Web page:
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American Shipper

DHS begins advance data pilot for air cargo

DHS begins advance data pilot for air cargo



   The U.S. Department of Homeland Security is starting this week a pilot program with a couple of express air carriers to collect advance shipment data as part of an effort to tighten security for cargo-only planes, an official said Tuesday.

   Customs and Border Protection and the Transportation Security Administration have been working closely with the air cargo industry for the past six weeks following the recent terrorist plot to take down U.S.-bound aircraft using explosive devices concealed in packages.

   The agencies aim to set up a system for carriers to provide a subset of the air cargo manifest earlier in the process so the data can be analyzed by computer and high-risk shipments sorted out for inspection prior to loading onto an aircraft. Under current law, the complete manifest is required to be electronically filed with CBP four hours prior to touchdown in the United States.

   Top officials at both agencies last month indicated they expected to launch demonstration programs for collecting advance air shipment data by the end of the year to help policymakers make informed decisions about new security rules.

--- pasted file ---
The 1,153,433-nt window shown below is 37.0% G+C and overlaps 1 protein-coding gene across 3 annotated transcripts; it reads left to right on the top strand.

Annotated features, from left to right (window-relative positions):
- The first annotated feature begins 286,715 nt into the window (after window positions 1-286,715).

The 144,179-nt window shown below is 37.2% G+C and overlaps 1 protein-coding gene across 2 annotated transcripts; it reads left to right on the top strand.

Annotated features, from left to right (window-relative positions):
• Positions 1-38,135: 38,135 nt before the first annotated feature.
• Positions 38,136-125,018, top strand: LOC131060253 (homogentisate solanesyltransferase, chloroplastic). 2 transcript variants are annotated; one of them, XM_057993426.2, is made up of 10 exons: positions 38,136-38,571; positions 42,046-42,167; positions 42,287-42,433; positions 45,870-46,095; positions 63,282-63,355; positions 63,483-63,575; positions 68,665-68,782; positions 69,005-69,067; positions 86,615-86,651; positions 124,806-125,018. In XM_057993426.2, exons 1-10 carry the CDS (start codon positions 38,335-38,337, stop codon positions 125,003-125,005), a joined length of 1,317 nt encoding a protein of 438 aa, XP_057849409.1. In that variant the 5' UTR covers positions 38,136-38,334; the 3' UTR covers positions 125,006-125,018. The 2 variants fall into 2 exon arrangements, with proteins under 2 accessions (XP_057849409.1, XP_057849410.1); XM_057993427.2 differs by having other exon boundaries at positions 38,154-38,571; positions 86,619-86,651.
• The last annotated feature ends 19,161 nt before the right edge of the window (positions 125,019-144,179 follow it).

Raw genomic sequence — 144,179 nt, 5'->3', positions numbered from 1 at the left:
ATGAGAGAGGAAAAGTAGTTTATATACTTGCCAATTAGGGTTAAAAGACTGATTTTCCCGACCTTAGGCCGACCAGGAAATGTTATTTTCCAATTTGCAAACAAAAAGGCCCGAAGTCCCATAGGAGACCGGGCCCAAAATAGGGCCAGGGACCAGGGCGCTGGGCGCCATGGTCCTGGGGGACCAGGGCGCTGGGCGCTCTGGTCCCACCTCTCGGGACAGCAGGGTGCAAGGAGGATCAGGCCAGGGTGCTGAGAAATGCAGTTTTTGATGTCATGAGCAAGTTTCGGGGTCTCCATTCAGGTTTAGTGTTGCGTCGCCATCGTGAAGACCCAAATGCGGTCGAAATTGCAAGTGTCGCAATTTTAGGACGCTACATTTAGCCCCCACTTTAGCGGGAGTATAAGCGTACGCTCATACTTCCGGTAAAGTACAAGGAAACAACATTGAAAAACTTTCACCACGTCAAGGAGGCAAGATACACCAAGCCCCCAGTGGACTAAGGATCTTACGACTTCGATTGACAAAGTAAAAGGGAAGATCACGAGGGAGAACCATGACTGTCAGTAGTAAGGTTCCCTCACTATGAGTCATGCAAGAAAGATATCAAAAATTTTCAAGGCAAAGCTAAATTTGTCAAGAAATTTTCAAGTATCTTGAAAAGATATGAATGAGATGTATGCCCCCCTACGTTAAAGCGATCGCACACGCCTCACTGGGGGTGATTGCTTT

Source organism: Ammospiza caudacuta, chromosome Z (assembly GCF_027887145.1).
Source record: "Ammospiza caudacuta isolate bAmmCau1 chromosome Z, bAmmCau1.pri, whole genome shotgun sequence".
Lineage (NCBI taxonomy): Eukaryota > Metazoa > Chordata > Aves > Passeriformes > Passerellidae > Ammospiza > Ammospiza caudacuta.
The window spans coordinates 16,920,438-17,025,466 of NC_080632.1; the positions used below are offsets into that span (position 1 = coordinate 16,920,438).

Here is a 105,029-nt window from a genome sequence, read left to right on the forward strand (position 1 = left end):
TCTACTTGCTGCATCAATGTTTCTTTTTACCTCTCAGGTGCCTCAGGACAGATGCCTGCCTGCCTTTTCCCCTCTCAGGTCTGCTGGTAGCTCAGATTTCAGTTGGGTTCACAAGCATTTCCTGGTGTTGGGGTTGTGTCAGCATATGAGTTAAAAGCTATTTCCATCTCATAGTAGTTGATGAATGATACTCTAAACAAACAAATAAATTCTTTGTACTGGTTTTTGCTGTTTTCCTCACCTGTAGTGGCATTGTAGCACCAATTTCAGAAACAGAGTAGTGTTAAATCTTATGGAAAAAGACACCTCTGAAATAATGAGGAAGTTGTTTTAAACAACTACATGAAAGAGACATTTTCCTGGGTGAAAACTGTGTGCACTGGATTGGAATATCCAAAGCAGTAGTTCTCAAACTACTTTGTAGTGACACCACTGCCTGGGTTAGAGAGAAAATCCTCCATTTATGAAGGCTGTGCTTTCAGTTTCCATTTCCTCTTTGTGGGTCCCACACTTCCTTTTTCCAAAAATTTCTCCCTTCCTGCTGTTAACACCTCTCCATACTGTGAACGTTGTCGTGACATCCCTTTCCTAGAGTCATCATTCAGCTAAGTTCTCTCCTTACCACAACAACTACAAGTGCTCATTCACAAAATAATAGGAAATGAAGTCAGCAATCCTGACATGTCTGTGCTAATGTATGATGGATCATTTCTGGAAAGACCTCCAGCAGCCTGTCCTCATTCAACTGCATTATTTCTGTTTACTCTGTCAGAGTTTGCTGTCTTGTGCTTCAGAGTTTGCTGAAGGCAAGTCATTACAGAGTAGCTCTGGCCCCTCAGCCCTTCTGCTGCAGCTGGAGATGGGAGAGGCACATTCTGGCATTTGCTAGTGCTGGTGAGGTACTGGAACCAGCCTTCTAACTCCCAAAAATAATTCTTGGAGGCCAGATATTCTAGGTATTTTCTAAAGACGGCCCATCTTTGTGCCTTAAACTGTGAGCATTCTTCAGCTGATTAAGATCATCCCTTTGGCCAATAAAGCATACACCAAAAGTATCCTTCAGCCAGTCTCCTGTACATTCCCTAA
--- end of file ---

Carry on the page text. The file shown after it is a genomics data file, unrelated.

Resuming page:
Brittin

   A second trial program involving freight forwarders and their air transport providers is expected to start in early January, Douglas Brittin, TSA's general manager for air cargo, said during a global supply chain competitiveness forum at the U.S. Chamber of Commerce in Washington.

   The tests are intended 'to determine how fast we can get information, what those information sets may look like, and how quickly we can turn that around,' he said. The last point refers to procedures and communication systems that must be established for notifying carriers to hold a suspicious package and how it will be inspected by local authorities.

   Brittin said the pilot programs would be evaluated in 30-day increments until enough lessons are learned about how to obtain the advance data on a regular basis without slowing down time-sensitive air cargo shipments.